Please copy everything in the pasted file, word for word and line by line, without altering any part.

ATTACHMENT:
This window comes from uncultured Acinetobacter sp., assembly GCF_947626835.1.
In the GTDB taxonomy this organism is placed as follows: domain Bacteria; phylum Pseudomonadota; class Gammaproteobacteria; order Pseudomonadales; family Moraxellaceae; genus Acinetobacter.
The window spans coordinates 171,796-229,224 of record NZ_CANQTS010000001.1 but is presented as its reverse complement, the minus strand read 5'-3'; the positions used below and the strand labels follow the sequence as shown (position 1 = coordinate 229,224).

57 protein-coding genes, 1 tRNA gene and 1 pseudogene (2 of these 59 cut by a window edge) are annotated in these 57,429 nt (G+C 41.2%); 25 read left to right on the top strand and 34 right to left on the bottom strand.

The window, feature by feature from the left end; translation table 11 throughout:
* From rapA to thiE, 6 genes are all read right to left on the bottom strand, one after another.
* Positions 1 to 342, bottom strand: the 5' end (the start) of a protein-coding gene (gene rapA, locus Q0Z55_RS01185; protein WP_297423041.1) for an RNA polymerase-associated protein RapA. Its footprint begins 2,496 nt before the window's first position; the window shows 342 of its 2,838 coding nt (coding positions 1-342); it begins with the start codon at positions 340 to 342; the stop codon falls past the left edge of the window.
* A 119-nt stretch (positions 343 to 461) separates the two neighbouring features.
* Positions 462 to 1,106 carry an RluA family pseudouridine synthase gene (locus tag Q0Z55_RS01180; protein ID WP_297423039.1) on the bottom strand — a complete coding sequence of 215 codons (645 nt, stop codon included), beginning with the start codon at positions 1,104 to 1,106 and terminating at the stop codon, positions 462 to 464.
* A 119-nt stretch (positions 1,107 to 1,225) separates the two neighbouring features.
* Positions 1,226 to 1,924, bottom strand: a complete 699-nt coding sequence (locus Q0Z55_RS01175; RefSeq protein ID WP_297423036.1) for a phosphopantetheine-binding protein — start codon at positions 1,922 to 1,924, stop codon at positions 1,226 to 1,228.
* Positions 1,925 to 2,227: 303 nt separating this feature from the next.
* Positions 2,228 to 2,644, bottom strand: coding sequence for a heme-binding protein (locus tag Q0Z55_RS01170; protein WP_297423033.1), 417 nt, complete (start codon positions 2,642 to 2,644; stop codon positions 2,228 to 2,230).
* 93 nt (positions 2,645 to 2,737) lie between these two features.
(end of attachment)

This window comes from uncultured Acinetobacter sp., assembly GCF_947626835.1.
In the GTDB taxonomy this organism is placed as follows: domain Bacteria; phylum Pseudomonadota; class Gammaproteobacteria; order Pseudomonadales; family Moraxellaceae; genus Acinetobacter.
The window spans coordinates 171,796-229,224 of record NZ_CANQTS010000001.1 but is presented as its reverse complement, the minus strand read 5'-3'; the positions used below and the strand labels follow the sequence as shown (position 1 = coordinate 229,224).

57 protein-coding genes, 1 tRNA gene and 1 pseudogene (2 of these 59 cut by a window edge) are annotated in these 57,429 nt (G+C 41.2%); 25 read left to right on the top strand and 34 right to left on the bottom strand.

The window, feature by feature from the left end; translation table 11 throughout:
* From rapA to thiE, 6 genes are all read right to left on the bottom strand, one after another.
* Positions 1 to 342, bottom strand: the 5' end (the start) of a protein-coding gene (gene rapA, locus Q0Z55_RS01185; protein WP_297423041.1) for an RNA polymerase-associated protein RapA. Its footprint begins 2,496 nt before the window's first position; the window shows 342 of its 2,838 coding nt (coding positions 1-342); it begins with the start codon at positions 340 to 342; the stop codon falls past the left edge of the window.
* A 119-nt stretch (positions 343 to 461) separates the two neighbouring features.
* Positions 462 to 1,106 carry an RluA family pseudouridine synthase gene (locus tag Q0Z55_RS01180; protein ID WP_297423039.1) on the bottom strand — a complete coding sequence of 215 codons (645 nt, stop codon included), beginning with the start codon at positions 1,104 to 1,106 and terminating at the stop codon, positions 462 to 464.
* A 119-nt stretch (positions 1,107 to 1,225) separates the two neighbouring features.
* Positions 1,226 to 1,924, bottom strand: a complete 699-nt coding sequence (locus Q0Z55_RS01175; RefSeq protein ID WP_297423036.1) for a phosphopantetheine-binding protein — start codon at positions 1,922 to 1,924, stop codon at positions 1,226 to 1,228.
* Positions 1,925 to 2,227: 303 nt separating this feature from the next.
* Positions 2,228 to 2,644, bottom strand: coding sequence for a heme-binding protein (locus tag Q0Z55_RS01170; protein WP_297423033.1), 417 nt, complete (start codon positions 2,642 to 2,644; stop codon positions 2,228 to 2,230).
* 93 nt (positions 2,645 to 2,737) lie between these two features.